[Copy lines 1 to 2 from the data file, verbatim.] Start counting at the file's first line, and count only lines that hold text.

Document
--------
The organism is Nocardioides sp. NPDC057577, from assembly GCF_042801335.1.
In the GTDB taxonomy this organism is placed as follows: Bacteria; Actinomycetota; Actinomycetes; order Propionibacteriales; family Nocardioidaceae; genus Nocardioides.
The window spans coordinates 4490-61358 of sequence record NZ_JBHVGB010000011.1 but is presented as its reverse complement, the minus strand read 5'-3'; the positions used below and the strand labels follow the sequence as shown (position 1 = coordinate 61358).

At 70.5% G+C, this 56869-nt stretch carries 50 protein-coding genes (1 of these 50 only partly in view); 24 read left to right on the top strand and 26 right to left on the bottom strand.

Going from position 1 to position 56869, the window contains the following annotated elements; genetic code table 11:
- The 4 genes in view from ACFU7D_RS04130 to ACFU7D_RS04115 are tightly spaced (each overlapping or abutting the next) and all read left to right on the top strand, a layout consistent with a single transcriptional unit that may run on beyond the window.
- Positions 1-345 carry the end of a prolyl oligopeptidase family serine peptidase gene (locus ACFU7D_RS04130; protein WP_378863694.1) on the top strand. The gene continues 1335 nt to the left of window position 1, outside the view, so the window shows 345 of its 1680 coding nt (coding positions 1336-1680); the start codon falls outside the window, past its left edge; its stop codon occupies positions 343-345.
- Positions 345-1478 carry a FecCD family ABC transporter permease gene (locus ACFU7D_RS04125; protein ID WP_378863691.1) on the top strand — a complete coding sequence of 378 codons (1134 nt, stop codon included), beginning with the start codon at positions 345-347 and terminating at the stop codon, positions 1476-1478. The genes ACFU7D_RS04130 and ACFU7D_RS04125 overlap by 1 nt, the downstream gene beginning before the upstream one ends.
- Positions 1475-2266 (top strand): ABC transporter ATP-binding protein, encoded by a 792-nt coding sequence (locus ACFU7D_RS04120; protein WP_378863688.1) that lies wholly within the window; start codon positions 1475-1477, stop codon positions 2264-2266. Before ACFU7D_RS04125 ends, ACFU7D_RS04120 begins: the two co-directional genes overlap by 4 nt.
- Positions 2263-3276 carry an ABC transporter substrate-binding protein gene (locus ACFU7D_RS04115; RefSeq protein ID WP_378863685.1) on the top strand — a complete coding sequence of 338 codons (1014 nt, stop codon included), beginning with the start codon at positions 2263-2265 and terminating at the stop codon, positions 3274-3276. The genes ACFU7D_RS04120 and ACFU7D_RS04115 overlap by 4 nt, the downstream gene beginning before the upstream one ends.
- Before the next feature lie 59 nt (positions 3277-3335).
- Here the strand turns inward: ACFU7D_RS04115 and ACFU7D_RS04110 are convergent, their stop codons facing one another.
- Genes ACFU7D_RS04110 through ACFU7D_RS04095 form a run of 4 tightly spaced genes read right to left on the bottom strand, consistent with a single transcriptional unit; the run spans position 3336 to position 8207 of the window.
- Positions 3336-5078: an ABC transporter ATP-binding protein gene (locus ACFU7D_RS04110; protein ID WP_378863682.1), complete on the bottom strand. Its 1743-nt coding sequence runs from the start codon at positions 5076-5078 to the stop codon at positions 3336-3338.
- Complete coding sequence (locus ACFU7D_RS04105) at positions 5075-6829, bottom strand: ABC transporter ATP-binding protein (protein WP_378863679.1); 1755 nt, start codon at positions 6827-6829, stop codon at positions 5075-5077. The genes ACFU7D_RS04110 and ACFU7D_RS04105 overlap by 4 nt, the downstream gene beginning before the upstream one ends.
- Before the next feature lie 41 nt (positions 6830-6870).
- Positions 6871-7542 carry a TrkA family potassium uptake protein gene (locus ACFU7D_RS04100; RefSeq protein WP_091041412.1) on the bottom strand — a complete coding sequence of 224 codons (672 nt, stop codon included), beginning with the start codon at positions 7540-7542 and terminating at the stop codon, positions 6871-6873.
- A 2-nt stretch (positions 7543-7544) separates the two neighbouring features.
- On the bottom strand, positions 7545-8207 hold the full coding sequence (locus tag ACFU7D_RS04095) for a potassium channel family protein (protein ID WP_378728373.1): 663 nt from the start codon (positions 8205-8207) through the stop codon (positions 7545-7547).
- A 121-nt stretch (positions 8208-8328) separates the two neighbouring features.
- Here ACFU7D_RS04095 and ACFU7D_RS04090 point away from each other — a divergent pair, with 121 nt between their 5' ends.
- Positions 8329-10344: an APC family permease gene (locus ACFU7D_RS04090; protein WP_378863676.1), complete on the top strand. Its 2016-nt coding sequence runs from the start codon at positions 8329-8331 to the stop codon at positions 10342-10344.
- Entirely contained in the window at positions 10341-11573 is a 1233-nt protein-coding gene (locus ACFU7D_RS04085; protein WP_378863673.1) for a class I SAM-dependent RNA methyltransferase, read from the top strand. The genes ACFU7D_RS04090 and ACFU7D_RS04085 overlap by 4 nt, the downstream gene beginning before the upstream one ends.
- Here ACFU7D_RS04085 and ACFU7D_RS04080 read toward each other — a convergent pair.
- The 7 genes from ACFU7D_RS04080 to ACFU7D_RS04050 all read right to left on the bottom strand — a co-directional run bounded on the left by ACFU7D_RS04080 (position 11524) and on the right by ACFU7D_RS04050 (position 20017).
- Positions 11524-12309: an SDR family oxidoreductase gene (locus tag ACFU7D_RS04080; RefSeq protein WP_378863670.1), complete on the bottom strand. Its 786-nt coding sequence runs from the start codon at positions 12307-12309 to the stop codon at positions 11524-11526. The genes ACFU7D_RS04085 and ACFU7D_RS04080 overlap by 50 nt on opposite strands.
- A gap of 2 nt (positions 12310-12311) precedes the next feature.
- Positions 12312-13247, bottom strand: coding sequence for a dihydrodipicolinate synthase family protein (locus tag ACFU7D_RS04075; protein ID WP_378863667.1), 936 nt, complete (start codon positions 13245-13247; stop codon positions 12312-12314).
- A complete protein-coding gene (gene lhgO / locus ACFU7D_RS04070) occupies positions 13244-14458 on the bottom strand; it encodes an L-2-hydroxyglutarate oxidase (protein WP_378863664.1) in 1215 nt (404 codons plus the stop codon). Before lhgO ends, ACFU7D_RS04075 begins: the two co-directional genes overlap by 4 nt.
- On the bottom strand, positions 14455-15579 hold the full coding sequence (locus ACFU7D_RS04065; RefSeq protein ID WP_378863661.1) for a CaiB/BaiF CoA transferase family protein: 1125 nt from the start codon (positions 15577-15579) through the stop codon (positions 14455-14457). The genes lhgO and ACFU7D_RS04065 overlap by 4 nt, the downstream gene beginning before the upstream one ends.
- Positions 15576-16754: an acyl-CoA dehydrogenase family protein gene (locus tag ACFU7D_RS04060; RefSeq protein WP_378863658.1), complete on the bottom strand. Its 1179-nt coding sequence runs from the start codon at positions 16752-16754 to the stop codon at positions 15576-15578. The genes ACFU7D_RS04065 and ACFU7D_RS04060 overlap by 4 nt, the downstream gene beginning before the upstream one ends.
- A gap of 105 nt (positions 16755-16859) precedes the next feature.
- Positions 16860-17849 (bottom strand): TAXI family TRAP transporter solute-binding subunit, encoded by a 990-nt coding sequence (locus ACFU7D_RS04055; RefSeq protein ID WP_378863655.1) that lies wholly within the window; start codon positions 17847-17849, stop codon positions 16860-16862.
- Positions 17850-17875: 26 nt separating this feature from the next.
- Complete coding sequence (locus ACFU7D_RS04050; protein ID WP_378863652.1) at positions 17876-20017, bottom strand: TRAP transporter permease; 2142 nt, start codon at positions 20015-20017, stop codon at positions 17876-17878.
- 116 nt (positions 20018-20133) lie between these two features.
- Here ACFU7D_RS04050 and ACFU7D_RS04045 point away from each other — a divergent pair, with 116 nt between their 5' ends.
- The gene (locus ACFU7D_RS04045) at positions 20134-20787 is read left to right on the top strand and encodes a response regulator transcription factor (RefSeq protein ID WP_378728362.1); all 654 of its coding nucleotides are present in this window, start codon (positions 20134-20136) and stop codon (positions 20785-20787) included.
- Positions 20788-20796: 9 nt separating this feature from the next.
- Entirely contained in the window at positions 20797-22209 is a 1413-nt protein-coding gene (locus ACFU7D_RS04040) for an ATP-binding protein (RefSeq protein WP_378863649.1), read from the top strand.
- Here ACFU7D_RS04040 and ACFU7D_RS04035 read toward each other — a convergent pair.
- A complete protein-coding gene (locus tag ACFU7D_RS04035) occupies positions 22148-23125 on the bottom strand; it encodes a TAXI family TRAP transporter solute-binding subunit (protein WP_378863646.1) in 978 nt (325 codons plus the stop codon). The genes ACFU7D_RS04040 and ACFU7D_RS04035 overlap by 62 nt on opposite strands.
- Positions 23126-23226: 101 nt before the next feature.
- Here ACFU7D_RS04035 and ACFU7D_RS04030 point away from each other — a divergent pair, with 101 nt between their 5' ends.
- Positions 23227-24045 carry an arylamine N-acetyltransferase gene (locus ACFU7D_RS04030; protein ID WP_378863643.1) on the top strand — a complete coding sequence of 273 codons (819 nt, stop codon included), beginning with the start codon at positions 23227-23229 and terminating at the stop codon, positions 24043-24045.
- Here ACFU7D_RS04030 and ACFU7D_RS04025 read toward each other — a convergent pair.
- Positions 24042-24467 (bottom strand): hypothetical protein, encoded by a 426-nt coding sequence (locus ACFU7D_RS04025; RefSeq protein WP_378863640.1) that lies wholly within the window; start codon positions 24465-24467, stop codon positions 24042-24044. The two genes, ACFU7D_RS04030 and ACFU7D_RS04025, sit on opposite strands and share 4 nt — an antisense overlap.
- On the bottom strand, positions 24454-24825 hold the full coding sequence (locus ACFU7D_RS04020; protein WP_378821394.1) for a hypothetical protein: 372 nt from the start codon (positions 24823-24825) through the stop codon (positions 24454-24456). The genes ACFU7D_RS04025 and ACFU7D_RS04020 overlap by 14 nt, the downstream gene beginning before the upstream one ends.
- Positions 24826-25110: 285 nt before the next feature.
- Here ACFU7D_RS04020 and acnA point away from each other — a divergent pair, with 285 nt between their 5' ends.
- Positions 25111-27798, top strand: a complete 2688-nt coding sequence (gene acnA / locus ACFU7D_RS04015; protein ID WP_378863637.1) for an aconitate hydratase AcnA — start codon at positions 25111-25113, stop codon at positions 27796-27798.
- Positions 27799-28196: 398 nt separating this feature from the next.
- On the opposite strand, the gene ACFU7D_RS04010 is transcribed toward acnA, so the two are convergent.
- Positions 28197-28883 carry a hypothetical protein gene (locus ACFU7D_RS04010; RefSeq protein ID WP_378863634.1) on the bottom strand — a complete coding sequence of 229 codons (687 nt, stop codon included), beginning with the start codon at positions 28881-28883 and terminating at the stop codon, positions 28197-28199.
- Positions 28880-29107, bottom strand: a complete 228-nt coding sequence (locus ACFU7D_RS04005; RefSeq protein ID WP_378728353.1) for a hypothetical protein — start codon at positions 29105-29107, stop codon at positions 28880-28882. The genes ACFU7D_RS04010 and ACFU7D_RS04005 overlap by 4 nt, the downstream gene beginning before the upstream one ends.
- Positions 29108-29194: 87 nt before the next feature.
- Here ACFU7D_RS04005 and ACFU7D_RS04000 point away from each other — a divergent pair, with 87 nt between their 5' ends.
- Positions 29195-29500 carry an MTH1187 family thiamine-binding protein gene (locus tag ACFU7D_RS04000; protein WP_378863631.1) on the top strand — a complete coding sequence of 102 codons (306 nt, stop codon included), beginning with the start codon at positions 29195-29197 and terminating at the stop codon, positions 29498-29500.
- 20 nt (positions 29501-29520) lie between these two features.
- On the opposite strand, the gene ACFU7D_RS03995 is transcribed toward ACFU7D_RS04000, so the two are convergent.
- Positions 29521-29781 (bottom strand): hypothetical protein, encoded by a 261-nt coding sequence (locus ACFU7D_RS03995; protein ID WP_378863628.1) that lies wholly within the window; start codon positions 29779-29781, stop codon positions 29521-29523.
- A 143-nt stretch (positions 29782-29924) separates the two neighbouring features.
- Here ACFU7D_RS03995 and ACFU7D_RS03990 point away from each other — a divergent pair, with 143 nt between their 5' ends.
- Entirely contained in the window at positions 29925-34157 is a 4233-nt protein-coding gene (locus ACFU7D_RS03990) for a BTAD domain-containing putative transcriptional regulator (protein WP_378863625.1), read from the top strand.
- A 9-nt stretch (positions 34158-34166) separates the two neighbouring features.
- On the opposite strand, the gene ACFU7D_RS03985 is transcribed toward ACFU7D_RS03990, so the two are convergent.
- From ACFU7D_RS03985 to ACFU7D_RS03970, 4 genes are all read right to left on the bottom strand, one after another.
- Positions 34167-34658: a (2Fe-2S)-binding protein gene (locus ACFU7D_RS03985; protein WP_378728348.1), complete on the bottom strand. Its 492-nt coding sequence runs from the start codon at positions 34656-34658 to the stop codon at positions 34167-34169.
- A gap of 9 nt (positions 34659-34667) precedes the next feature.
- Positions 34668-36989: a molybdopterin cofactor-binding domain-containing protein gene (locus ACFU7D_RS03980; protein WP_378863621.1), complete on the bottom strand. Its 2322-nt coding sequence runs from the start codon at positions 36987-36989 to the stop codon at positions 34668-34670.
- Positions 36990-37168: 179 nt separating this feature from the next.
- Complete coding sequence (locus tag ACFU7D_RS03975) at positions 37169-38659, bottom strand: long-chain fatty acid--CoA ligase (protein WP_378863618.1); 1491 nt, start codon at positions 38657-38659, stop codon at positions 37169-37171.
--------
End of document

The organism is Nocardioides sp. NPDC057577, from assembly GCF_042801335.1.
In the GTDB taxonomy this organism is placed as follows: Bacteria; Actinomycetota; Actinomycetes; order Propionibacteriales; family Nocardioidaceae; genus Nocardioides.